True digital natives, entrepreneurial at heart, and global to their core—meet Generation Z, the new, upcoming workforce to reckon with. Born between the mid-1990’s to mid-2000s, this generation consists of 26% of the U.S. population and they are poised to be the most diverse group of individuals in U.S. history. They lived through 9/11 and the Great Recession and have seen first-hand the impacts these events caused their families.
Generation Zers are devoted to making a profound difference in the world and value passion over money. These innovative and creative individuals are just beginning to enter the workforce and are described as having the shortest attention span (8 seconds) of any generation. To engage this group and glean their optimal potential, you must prepare to capture their attention quickly, understand what drives their passion, learn how to effectively communicate on their platforms, and cultivate an environment for growth within your multigenerational organization.
How to Recruit Generation Z
Now that we’ve learned a little about Generation Z, let’s discuss some ways to build a workplace to attract top Generation Z talent to your organization.
1. Speak Visually
This generation prefers live streaming face-to-face interaction over text messaging or email, unlike their millennial siblings. In fact, Millennial Branding concluded that 53% of Generation Z said they prefer communicating through FaceTime and Skype. Even though they are born with digitalization in their bloodstream, “the lines between a digital and physical presence are now one and the same,” according to the book Gen Z @ Work by David and Jonah Stillman.
Brand your company using visual content and be consistent across all online platforms. Meet them where they are, whether it be on Snapchat, Twitter or YouTube. But stay on top of changing trends. With 92% of this group having some sort of digital footprint, stay authentic when marketing to this generation because they're adept and self-developed researchers who will quickly detect dishonesty.
2. Cultivate an Entrepreneurial Environment
Gen Z wants to be their own boss and make an impact on society. Their entrepreneurial spirit is contagious and drives their purpose. According to a study done by Millennial Branding and Internships.com, 72 % of high school students want to start their own business someday. They want their ideas to be heard even in the recruiting process. Focus on providing an opportunity for them to initiate “passion projects.”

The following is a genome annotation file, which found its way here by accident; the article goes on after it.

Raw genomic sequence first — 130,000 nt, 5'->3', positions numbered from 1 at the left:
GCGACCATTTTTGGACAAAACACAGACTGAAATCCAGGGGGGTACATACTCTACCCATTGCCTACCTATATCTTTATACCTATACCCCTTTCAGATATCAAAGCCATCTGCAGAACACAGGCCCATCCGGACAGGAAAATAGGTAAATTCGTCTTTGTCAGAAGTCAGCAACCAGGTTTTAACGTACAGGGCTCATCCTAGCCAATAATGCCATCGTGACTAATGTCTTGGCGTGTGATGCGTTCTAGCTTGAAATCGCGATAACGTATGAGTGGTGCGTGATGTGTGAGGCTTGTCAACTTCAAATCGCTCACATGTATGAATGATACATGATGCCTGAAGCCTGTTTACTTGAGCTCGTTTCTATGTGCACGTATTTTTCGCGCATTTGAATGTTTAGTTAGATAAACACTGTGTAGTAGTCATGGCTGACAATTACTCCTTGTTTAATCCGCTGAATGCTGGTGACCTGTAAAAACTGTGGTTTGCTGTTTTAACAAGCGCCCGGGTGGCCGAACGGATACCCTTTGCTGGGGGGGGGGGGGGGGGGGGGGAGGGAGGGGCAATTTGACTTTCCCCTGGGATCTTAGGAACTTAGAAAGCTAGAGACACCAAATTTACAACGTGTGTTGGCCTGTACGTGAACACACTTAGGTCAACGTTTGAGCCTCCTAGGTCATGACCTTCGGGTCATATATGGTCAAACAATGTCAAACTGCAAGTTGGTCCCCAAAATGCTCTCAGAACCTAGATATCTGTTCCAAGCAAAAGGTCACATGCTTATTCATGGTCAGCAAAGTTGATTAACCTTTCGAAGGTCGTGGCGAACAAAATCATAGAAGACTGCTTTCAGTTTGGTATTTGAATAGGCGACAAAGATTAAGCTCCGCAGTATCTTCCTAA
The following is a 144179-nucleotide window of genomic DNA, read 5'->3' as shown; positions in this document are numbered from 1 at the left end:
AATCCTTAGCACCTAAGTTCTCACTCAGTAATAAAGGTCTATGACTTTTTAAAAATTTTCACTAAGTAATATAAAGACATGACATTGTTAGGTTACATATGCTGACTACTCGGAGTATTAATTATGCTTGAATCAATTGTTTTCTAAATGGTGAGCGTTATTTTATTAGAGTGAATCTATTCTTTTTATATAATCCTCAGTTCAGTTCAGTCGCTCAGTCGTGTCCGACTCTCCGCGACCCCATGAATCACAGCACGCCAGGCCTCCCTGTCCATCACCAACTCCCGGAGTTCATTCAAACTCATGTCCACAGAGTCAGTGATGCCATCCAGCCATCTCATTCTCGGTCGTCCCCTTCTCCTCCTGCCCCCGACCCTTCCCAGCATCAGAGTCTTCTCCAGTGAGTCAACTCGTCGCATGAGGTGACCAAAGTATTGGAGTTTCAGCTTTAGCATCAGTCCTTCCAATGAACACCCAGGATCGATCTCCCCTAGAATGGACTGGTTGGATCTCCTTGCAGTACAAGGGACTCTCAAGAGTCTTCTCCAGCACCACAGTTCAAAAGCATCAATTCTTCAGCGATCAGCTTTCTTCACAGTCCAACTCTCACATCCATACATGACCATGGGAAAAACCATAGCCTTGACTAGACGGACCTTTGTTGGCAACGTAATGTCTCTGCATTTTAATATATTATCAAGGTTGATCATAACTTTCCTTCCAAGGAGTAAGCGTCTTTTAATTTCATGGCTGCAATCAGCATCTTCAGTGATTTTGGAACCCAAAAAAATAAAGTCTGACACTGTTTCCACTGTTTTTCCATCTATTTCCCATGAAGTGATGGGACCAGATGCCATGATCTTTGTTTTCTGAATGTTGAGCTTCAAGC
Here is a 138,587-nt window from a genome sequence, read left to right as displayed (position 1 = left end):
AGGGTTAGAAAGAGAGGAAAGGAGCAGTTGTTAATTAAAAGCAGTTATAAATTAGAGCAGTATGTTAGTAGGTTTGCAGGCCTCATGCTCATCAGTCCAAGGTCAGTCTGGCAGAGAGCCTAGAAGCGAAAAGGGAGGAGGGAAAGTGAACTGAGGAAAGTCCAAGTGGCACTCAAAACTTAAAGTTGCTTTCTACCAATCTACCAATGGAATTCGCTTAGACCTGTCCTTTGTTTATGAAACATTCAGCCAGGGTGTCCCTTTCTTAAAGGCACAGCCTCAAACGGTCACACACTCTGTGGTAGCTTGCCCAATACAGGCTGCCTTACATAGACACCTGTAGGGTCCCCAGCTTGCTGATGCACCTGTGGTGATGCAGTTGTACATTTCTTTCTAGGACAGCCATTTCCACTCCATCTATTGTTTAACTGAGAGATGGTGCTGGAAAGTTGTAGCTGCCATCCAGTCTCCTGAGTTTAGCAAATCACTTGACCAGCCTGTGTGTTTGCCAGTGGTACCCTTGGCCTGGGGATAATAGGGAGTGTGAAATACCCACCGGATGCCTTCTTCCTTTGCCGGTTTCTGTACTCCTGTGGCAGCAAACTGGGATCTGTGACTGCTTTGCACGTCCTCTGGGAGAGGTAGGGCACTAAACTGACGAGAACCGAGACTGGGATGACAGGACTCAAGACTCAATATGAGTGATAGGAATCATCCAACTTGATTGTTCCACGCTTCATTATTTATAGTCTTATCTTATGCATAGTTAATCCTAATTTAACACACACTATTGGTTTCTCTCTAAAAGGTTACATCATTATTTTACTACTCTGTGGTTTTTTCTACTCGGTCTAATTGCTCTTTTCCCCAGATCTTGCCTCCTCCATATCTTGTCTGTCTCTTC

Provide independent, flexible working opportunities where Gen Zers can showcase their own work. Gone are the days of 9-5 careers in the four-wall cubical -- Gen Zers value independence over collaboration in the workplace.
3. Breed Globalization
Diversity is an expectation of Gen Z. Ford Motor Company conducted a study on future trends and stated, “58% of adults worldwide ages 35+ agree that kids today have more in common with their global peers than they do with adults in their own country.” Gen Zers have grown up online alongside the rest of the world, making them the most global in their thinking and interactions than any other generation that has come before them. They expect to travel and make a difference in the process.
4. Overcome Generation Differences
Effectively communicating between the different generations should be outlined and practiced among all cohorts. Put aside all assumptions and be open-minded. MarketWatch reported that 52% of workers say they’re least likely to get along with someone from another generation. Historical events laid the framework for each generation’s personality, and being respectful of others and knowing you can learn something from everyone is crucial in today’s world.
One key way to channel generational personality differences is through team building exercises. For example, Gen Z seeks mentorship systems that will help them forge strong skills. Consider partnering new employees with baby boomers or Gen Xers to connect generations, and promote a culture of diversity Gen Zers crave while underscoring that they ALL add value.
So, What Does Generation Z want?
- Connectivity to a higher long-term career goal
- Feedback on their personal development regularly
- Speaking the insights and implementing ideas
- Community growth built from real relationships
- Room for advancement within an organization
- Meaningful benefits beyond 401(k)
- Travel opportunities on a global scale to make an impact
Ensuring that your organization's recruiting strategies are aligned to recruit Generation Z candidates is pivotal to future success. Take the time to learn their technology, understand their work habits, listen to their ideas and finally see the world through their eyes. By 2021, this group will make up a fifth of all workers, according to Glassdoor. This rising generation is a force and adopting them is the future of your company.
For more information on Generation Z and how to effectively hire and manage this unique group, contact the team at Sparks Group.